How do I protect my bootloader and bootloadable code in PSoC 4 devices from unauthorized reads, while still being able to do bootloading?
PSoC 4 devices have a chip-level “Protected” mode that disables debug mode as well as access to flash. (Test mode access to registers is still allowed.) For details, see a PSoC 4 architecture technical reference manual (TRM). To enable chip-level protection in PSoC Creator bootloader and bootloadable projects, do the following:
- In both bootloader and bootloadable projects, in the .cydwr file, System window, set the Chip Protection option to Protected, as shows:
Figure 1. Chip Protection Setting in Project .cydwr File
- After building the projects, do NOT use the PSoC Creator programming option. PSoC Creator does not put the chip in protected mode because this disables debugging. Instead, open PSoC Programmer.
- Before programming the bootloader .hex file to the target, select menu item Options > Programmer Options. In the options dialog, select Chip Lock Enable, as shows. Click OK to close the dialog.
Figure 2. PSoC Programmer Set Chip Lock Enable in Programmer Options
- When you start programming the device, a warning dialog is displayed, as shows. Click OK to continue programming.
Figure 3. PSOC Programmer Chip Lock Warning
After programming is complete, the PSoC Programmer log states that the chip is protected, as Figure 4 shows:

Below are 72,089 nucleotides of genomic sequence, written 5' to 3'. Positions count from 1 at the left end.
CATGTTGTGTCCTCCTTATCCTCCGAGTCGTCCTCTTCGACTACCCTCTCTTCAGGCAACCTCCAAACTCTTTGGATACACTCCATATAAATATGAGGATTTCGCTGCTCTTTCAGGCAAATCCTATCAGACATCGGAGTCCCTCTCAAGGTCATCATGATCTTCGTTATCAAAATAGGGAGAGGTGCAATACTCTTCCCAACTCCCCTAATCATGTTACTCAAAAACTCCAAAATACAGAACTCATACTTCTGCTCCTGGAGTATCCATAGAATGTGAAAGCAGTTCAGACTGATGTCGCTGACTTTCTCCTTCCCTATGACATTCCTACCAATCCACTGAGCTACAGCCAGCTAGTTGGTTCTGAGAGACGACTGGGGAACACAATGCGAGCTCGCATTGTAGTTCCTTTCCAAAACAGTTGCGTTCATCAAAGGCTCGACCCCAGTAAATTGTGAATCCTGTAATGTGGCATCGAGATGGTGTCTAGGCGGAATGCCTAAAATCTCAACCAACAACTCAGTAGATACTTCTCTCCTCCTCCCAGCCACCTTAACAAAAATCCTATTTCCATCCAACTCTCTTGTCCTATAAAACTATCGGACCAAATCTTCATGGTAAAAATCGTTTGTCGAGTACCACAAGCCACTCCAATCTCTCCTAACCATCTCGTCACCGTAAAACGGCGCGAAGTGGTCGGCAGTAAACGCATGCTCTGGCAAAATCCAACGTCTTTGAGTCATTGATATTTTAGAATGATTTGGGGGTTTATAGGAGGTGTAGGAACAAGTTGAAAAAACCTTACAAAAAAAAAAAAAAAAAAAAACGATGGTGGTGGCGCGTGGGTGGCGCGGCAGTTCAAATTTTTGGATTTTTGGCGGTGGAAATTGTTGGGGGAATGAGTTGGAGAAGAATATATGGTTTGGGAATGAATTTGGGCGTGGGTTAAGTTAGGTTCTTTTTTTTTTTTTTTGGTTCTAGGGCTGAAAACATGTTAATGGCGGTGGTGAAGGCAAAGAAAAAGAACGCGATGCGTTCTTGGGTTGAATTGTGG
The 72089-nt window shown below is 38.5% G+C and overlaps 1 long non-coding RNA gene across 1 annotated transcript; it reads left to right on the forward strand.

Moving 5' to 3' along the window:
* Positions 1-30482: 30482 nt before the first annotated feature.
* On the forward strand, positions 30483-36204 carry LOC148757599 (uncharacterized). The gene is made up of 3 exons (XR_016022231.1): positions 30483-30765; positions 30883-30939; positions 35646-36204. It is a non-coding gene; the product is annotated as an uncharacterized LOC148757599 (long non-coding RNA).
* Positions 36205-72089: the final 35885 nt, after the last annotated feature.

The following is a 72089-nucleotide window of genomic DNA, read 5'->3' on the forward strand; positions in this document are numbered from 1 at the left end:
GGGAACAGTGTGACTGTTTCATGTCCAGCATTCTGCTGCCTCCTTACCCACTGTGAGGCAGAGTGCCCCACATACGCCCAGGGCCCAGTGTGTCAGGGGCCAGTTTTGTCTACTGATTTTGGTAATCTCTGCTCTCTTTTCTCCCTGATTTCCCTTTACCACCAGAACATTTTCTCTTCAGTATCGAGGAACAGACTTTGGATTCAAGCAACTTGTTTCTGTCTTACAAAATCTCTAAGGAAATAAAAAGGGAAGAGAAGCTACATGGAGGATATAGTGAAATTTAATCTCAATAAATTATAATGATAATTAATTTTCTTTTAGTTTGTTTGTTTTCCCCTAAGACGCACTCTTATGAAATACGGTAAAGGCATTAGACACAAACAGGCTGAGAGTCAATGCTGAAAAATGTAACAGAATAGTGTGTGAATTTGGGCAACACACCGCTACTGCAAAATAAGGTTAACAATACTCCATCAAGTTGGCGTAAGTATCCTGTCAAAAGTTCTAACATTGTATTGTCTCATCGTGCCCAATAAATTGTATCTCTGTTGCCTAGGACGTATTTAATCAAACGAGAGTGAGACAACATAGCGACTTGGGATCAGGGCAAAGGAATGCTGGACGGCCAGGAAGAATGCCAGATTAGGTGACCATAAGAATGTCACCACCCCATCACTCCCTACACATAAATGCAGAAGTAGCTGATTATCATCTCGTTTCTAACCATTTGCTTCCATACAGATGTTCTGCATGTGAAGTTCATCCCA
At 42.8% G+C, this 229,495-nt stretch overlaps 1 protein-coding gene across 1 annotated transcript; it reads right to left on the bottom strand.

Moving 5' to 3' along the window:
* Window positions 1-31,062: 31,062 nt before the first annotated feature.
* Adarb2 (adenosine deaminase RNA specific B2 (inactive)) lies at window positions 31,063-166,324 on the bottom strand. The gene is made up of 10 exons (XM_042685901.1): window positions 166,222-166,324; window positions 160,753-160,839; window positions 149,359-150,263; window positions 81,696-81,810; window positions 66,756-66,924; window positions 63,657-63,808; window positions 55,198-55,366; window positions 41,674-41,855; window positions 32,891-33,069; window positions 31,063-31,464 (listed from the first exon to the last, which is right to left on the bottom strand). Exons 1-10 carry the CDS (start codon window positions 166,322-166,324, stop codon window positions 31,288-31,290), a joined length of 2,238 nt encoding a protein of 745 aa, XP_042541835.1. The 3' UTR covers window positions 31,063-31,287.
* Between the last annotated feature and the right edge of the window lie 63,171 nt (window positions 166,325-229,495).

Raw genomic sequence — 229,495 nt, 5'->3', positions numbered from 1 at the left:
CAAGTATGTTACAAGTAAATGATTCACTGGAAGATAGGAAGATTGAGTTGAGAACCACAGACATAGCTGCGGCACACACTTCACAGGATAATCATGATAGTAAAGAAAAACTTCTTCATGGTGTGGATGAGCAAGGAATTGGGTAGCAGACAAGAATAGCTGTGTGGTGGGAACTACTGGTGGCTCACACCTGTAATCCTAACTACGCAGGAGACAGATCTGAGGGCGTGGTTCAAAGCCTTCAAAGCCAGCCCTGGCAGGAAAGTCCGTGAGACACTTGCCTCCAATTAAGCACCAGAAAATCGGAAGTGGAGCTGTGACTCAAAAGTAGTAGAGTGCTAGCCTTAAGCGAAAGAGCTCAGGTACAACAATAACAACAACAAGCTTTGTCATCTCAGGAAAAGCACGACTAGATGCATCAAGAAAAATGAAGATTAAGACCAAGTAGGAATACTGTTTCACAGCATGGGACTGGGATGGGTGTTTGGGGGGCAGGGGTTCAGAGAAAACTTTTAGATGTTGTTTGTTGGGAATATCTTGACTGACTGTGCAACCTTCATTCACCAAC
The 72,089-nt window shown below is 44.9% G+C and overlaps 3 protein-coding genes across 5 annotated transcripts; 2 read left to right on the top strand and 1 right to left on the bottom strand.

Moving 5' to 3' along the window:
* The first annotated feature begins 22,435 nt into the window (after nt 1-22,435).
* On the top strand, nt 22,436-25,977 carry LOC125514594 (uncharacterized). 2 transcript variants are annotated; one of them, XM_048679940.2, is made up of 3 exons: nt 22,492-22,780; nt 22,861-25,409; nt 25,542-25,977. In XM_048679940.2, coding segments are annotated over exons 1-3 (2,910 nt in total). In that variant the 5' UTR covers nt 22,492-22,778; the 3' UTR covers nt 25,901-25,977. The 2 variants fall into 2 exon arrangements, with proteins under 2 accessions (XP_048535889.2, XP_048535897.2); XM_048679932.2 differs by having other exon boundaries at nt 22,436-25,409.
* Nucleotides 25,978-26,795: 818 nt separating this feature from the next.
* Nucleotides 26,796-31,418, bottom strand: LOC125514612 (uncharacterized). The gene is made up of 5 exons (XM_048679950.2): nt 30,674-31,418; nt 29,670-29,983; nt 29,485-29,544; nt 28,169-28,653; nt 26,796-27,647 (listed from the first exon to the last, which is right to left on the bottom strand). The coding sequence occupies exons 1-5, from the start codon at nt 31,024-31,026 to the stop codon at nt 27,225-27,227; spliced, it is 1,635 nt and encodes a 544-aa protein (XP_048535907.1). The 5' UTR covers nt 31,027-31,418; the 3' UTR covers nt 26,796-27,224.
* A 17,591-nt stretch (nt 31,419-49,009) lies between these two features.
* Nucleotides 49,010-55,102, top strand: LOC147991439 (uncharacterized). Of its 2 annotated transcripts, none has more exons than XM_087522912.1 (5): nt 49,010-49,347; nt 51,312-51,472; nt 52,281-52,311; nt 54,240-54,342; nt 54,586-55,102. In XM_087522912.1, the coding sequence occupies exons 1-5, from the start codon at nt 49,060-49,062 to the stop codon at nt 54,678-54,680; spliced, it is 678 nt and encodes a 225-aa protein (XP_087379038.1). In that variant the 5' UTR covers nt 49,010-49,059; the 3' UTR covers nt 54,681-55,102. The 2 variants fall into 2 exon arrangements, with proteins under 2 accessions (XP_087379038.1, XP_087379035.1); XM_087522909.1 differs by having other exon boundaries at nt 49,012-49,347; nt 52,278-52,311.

Figure 4. PSoC Programmer Chip Protect Log Entry
- Now, in sequence, click the Read, Verify and Checksum buttons. shows that the read and verify operations cannot be done. The reason that checksum works is that flash bytes are not being read. Instead, the flash bytes are summed within the device and only the checksum is reported.
Figure 5. PSoC Programmer Read, Verify, and Checksum Log Entries
- Now use the Bootloader Host program to download the bootloadable project to the target. shows that the program and verify operations can be done. The reason that the verify operation works is that flash bytes are not being read. Instead, data is sent to the bootloader with a command to compare that data against a designated flash row number. The bootloader simply reports compare success or failure.
Figure 6. Bootloader Host Program and Verify Log Entries
Finally, note that neither the PSoC 4 SROM code nor the Bootloader Component API have any way to report the values of any flash bytes. Once the Chip Lock bit is set and programmed into the device, your code is protected from unauthorized reads.
To bring the chip from Protected to Open mode, you must reprogram it. This erases the flash, thereby preserving the security of the code in flash. There are several ways to bring the chip from Protected to Open mode:
- Reprogram the chip using PSoC Creator, with the DWR option set to either Open or Protected
- Reprogram the chip using PSoC Programmer, with the Chip Lock option set to Disable. Again, this can be with the DWR option set to either Open or Protected
For more information on bootloading with PSoC, see AN78354, PSoC Introduction to Bootloaders.